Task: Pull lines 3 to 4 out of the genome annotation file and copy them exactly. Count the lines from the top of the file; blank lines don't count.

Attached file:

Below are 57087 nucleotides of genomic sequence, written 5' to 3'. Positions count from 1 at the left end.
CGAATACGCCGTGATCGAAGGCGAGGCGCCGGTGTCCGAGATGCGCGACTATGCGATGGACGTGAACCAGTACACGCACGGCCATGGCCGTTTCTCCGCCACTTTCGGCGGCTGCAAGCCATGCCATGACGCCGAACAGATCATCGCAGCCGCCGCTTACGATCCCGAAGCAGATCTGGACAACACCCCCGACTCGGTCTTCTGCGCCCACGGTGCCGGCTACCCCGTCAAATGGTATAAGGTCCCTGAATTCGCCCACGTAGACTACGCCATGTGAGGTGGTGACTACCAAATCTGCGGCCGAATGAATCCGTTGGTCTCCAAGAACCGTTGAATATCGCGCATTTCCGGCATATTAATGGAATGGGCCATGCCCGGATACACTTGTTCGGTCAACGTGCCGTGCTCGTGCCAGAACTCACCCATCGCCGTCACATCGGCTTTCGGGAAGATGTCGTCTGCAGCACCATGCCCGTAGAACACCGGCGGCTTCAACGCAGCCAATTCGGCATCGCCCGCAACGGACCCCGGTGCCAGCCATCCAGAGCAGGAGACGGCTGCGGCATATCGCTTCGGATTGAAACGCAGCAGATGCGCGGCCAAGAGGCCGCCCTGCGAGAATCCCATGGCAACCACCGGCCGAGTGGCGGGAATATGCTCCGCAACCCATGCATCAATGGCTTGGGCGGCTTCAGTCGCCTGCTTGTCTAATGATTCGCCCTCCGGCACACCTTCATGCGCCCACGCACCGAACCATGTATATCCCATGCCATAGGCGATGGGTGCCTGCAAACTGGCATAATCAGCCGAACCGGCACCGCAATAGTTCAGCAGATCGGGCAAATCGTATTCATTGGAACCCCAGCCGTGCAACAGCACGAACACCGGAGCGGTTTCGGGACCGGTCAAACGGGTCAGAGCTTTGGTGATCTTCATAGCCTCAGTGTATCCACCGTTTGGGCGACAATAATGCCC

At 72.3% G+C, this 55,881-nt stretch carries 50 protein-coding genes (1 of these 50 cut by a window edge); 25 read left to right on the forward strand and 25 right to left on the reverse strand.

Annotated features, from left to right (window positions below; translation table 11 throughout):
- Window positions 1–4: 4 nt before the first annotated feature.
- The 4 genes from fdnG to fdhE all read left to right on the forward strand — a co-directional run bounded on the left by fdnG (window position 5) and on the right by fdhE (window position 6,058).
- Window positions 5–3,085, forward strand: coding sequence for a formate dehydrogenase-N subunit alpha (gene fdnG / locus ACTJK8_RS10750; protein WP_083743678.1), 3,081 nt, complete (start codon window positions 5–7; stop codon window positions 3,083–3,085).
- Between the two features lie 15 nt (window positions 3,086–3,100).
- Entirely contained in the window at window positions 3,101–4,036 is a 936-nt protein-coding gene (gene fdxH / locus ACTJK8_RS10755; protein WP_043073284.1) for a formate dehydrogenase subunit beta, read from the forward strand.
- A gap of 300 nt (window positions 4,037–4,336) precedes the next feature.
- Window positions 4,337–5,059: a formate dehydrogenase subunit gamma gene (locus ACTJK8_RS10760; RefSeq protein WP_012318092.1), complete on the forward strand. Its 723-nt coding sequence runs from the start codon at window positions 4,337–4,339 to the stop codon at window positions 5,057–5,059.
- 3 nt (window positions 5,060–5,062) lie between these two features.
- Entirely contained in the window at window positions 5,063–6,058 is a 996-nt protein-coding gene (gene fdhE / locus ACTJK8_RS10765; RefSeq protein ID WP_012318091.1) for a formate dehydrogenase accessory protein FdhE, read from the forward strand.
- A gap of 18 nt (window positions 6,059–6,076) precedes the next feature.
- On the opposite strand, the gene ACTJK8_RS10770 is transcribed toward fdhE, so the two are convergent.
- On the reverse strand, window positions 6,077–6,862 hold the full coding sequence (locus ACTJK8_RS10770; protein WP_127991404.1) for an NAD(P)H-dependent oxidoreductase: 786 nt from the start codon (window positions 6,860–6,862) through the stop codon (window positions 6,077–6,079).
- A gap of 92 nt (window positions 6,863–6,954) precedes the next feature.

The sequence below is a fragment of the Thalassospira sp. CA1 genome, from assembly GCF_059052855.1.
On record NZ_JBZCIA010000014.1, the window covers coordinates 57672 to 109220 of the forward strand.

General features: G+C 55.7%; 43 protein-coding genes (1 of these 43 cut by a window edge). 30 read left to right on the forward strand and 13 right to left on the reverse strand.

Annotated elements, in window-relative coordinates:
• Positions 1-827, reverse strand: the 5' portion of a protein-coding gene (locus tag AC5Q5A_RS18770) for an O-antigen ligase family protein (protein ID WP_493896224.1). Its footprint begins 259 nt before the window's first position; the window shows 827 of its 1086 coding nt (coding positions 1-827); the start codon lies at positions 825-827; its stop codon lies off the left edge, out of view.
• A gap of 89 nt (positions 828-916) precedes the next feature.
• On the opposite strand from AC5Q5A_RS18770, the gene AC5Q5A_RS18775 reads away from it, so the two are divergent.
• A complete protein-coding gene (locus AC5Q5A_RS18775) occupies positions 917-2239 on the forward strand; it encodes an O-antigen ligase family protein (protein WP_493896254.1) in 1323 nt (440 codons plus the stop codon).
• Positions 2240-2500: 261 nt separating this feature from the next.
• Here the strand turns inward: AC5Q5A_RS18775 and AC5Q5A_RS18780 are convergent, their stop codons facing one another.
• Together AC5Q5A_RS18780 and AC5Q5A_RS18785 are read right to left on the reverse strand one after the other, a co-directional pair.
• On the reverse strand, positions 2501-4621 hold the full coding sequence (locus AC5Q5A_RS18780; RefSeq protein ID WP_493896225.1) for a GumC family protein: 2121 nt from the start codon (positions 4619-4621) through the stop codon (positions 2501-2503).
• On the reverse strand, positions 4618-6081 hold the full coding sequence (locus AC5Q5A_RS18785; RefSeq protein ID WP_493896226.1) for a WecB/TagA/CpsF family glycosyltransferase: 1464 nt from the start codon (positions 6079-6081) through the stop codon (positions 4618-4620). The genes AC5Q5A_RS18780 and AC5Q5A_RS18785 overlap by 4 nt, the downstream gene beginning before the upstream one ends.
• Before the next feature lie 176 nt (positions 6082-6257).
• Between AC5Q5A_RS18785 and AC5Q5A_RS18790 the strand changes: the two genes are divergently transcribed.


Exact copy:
At 72.3% G+C, this 55,881-nt stretch carries 50 protein-coding genes (1 of these 50 cut by a window edge); 25 read left to right on the forward strand and 25 right to left on the reverse strand.

Annotated features, from left to right (window positions below; translation table 11 throughout):